It took the ride home to begin to process what had just happened. Our city had been attacked. Innocent people were hurt, lost their life and rumors of more bombs were being reported. What was a glorious day soon turned very somber. I felt selfish. The medal seemed meaningless because I knew what was happening. People’s lives had been taken, other’s changed forever. A senseless act against humanity had taken place in the city I’ve called home since graduating college. I’ve lived in most neighborhoods, had both my children while living in Southie and like everyone else my heart is full of sorrow for those victims and families. Seeing the images and reading about the heroics of first responders, fire fighters, police and kind-hearted witnesses made me proud to be a part of the city. So many stories have come out about how heroic people were. Runners ran from the finish line to hospitals to give blood. Strangers ran toward danger to save people. Instincts took over and people came together.
Like so many, I hope the persons responsible for this crime are found.
I’m not sure what the answer is. Justice for sure. But what happens next?
I feel as if our country has been here before and we just revert back to our lives. I hope this time it’s different. Is peace among all humans too much to ask? I don’t know but I do know we can all do something. I wasn’t a witness, merely a participant in a great day that ended badly. I wasn’t one of the heroes, those people you’ve seen in pictures, videos and interviews. I think about when my last marathon will be each time I run one.
I thought over the weekend perhaps this would be it. That is, until Monday at 2:50pm.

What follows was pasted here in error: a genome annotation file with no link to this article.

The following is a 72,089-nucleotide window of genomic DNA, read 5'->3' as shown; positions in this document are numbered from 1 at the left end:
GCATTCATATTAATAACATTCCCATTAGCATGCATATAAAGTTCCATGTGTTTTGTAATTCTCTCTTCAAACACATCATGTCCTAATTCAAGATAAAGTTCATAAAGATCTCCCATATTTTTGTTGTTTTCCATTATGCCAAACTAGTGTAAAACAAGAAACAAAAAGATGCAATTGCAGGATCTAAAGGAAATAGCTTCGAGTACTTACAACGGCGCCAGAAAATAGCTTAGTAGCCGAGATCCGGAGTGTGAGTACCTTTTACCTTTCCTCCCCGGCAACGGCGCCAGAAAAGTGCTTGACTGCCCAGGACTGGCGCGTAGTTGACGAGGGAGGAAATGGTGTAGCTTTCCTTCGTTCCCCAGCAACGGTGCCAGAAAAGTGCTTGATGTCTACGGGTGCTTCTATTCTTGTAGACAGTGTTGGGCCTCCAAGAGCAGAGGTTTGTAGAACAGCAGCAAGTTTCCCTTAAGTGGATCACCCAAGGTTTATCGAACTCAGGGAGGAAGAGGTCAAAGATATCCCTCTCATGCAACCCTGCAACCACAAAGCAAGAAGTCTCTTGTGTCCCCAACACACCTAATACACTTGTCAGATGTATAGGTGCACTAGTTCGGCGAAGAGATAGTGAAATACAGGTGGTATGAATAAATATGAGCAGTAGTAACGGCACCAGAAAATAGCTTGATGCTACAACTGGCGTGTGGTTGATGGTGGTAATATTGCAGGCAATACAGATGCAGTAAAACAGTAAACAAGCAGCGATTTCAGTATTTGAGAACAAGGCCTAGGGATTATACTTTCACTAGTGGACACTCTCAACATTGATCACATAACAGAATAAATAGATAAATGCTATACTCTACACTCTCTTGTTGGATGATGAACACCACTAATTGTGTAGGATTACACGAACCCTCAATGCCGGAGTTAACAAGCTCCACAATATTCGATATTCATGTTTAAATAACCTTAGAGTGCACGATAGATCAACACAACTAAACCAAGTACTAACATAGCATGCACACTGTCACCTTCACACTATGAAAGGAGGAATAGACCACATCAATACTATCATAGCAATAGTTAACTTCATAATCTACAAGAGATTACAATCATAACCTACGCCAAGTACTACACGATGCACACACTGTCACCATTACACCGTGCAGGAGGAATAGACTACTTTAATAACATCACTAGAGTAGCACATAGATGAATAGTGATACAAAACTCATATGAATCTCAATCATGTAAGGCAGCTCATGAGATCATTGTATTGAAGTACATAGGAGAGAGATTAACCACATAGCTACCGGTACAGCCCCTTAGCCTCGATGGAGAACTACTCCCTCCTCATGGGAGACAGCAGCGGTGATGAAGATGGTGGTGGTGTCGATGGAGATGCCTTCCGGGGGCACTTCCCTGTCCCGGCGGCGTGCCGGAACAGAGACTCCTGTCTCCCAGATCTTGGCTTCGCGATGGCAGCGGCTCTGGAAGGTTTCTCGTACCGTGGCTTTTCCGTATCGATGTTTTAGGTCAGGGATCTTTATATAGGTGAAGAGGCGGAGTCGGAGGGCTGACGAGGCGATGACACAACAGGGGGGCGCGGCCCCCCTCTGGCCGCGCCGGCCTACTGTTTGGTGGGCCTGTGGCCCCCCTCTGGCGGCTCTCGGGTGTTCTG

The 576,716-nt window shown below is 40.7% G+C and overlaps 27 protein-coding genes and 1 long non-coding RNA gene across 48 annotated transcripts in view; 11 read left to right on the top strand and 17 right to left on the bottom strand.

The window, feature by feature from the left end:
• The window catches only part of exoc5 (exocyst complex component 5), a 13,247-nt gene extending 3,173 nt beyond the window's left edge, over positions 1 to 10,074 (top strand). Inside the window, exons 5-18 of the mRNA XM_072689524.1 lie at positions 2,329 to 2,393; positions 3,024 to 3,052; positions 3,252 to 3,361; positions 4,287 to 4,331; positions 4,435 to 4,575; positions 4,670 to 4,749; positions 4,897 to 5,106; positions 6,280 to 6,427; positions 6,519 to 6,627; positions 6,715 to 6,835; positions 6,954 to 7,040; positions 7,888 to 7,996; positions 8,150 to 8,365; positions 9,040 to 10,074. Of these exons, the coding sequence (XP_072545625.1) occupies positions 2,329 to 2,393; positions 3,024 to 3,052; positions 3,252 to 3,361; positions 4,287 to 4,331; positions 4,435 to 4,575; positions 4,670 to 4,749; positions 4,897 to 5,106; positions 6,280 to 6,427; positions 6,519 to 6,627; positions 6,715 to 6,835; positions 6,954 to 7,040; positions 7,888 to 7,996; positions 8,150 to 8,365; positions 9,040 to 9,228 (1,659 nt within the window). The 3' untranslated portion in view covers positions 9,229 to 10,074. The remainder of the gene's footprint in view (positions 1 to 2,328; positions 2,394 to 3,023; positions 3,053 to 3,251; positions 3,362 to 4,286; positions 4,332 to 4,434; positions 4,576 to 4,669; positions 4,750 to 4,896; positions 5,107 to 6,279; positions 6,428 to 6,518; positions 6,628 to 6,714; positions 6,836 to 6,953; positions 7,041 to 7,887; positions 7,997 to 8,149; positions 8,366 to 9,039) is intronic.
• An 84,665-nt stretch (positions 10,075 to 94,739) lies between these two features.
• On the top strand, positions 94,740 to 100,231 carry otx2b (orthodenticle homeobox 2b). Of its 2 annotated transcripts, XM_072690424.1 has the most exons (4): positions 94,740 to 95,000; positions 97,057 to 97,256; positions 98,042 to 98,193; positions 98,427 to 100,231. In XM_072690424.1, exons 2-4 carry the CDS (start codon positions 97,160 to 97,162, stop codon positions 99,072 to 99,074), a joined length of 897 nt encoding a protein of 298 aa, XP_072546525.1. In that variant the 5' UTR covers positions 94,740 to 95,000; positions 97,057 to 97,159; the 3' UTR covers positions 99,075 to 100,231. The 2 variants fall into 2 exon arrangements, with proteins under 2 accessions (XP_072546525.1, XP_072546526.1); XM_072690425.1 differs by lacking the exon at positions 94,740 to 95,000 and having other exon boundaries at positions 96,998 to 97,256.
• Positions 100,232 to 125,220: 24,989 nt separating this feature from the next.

You see, some of those people on the side of the road by the finish line were inspired on Monday. I had that feeling when I first moved to Boston. You hear spectators after the race say “I’m going to run next year”. The sight of people doing remarkable things inspires you to do the same. Unfortunately, a few are no longer with us and many will not have the chance next year to run. But many of us are fortunate to being able to. I know where I’ll be next year on Patriots Day morning. I’ll be back in Hopkinton running for all those that risked their lives. I’ll be in Boston later that day the same place I was on Monday at 2:40pm. I’m sure different emotions will be running through me as I turn on Boylston.
Numbers won’t matter next year as they do in my everyday life. I won’t count my miles. I won’t measure my pace. I’ll simply be thinking about the events on Monday. Nothing will take away what this day has meant to me.
As long as I have the “gift” to run, I’ll be back every year that follows.
My thoughts and prayers will go out to all the victims and their families.
Patrick Renna, CFO